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Political parties’ sponsors more successful in public tenders

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Prague, July 13 (CTK) – Czech companies which sponsor parties gain public orders more often than the rest in not quite transparent tenders, according to a study drawn up by the think tank IDEA of the CERGE-EI institute, its authors Jan Palguta and Filip Pertold told journalists on Wednesday.

They worked with the data on the procurement between January 2007 and late 2013, published in the Public Procurement Bulletin.

The financial volume of over 56,000 tenders put up through 4500 national, regional and local authorities was worth roughly 1.385 billion crowns.

The authors presume that the total volume of the public means spent on public orders had been at least double because they had been put up in the form of legislative exceptions or within small-sized orders. These are not compulsorily published in the bulletin.

According to the gained data of the study, the donors received more than 9,250 orders or 16.3 percent of the total number in the period under observation.

Their financial value was roughly 230 billion crowns, on average almost 33 billion a year.

About 3,500 private corporations donated 764 million crowns to parties in the period, Palguta said.

The study shows that in an open tender, the most transparent way of procurement, the companies sponsoring parties only gained 30 percent of public orders.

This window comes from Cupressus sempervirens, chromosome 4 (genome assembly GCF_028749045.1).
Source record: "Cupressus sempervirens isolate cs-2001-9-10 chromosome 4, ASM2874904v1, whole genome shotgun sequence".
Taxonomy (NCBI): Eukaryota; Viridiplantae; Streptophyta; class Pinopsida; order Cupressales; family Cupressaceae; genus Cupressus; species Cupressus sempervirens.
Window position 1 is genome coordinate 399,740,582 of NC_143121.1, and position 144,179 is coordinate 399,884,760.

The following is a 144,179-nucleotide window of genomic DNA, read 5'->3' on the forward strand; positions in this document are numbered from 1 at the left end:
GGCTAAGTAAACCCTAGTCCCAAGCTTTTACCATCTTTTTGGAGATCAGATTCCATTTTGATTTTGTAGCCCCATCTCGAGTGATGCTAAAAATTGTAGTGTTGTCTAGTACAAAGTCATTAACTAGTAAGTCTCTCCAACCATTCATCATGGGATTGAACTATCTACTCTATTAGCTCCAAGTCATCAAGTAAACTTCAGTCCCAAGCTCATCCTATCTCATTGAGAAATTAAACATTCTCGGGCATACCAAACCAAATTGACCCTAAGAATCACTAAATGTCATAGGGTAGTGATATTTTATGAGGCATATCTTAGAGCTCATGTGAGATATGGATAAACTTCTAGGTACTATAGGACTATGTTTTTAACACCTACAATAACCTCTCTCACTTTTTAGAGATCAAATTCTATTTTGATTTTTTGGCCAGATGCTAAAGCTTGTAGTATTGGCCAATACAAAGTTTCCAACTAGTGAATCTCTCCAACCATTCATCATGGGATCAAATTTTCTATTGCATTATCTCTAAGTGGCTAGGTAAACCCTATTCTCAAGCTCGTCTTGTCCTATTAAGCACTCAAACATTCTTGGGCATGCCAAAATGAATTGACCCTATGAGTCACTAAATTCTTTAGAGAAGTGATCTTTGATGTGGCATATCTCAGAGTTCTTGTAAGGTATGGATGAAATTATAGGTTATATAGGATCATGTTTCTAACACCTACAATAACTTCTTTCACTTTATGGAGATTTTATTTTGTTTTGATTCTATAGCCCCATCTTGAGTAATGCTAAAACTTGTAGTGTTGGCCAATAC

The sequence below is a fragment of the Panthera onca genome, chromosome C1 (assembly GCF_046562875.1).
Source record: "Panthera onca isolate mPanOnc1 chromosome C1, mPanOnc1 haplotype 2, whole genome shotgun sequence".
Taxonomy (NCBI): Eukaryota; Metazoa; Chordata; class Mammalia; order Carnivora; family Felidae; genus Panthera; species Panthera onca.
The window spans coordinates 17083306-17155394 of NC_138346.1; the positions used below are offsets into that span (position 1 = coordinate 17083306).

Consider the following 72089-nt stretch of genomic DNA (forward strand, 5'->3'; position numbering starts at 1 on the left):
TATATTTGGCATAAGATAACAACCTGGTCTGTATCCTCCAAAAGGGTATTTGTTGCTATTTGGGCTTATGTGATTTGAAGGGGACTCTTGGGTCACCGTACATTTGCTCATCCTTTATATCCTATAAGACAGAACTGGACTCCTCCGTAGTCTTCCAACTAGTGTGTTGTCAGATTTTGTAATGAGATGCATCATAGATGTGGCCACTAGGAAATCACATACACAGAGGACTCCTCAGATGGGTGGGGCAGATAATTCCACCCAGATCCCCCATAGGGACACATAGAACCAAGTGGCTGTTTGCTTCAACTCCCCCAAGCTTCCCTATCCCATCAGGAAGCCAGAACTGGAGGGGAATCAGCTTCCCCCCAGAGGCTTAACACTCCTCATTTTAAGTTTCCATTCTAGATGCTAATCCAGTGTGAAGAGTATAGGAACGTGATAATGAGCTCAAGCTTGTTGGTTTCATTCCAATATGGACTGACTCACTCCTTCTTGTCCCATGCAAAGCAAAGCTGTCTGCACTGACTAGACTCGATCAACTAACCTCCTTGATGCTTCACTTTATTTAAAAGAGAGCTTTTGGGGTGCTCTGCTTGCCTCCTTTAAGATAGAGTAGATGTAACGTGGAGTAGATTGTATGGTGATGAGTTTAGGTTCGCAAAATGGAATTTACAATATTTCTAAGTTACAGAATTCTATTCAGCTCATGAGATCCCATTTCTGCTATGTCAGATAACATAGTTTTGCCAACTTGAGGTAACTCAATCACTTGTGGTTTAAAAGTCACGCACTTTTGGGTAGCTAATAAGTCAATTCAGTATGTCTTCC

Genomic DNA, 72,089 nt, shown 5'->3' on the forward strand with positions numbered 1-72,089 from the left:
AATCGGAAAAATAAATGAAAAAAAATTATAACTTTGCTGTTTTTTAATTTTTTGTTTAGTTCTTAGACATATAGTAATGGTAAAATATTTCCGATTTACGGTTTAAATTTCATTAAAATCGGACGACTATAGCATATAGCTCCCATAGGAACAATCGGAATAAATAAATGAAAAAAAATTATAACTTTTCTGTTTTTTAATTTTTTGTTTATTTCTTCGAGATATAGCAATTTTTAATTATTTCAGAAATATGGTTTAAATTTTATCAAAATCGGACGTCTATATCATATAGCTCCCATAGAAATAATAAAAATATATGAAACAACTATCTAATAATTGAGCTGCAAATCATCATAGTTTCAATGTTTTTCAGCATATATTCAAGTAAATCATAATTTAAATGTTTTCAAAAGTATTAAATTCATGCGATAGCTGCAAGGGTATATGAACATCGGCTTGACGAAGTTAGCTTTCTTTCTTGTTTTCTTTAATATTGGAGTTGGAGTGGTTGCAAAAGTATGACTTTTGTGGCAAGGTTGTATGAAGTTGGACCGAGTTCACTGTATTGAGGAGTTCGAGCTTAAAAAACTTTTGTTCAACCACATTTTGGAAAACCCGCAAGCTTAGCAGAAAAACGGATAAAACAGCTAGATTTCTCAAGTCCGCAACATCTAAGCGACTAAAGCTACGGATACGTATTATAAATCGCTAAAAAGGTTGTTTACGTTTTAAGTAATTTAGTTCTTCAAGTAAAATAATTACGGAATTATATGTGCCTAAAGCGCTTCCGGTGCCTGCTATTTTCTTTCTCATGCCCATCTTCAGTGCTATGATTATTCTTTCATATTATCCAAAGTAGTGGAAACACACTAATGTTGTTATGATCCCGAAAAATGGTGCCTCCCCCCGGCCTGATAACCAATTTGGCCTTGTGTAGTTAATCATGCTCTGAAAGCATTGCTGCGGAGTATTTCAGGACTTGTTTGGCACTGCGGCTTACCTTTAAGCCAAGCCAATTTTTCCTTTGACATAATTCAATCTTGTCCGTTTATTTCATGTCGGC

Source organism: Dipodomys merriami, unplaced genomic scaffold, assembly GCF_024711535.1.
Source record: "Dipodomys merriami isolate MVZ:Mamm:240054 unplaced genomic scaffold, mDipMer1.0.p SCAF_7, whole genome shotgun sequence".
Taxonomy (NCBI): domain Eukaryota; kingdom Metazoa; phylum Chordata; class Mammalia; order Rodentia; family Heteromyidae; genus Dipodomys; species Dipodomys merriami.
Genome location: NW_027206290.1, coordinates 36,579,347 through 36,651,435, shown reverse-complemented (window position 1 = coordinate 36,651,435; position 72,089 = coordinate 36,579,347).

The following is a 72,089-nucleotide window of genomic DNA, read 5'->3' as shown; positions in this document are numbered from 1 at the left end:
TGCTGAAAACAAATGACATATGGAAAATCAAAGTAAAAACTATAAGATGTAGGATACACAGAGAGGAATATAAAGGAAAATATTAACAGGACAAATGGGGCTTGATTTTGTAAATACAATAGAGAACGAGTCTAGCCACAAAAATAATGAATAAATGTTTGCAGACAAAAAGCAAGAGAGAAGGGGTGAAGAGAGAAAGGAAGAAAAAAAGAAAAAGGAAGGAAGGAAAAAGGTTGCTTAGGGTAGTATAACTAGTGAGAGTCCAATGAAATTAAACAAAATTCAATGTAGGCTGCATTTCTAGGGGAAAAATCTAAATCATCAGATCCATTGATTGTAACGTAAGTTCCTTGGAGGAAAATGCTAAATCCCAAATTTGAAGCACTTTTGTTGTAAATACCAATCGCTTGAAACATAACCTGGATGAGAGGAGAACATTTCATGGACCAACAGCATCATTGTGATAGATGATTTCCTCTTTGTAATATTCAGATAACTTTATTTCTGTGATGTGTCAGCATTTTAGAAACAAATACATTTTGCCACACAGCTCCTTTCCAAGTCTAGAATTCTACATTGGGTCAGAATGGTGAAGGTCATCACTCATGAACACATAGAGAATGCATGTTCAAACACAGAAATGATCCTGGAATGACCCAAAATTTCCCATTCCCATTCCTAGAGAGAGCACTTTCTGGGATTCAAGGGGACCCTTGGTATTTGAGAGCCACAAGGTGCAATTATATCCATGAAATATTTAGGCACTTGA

When it comes to the companies that did not sponsor anyone, they gained 39 percent of the orders in the open tenders.

The differences between “donors” and “non-donors” were obvious in other statistics, Palguta said.

“The analysis of the types of tenders produced perhaps the most serious finding: the sponsors of parties were gaining the orders much more often in less transparent ways of procurement,” he added.

“This is so even if we compared the deliverers with the same legal form, number of employees, in the same institutional sector and segment of the orders,” Palguta said.

The “donors” succeeded most often in gaining orders in the construction industry. They also involved a larger volume of money.

The think tank representatives are cautious when evaluating the reasons of why the sponsors of parties gain the orders primarily in the less transparent forms of public tenders.

They allow for corruption, but also say that the companies that are more successful have a bigger chance of giving gifts.

“We do not want to claim that corruption must be behind this, but this is something about which we should seriously think,” Pertold said.

The state should think of how to change the system, he added.

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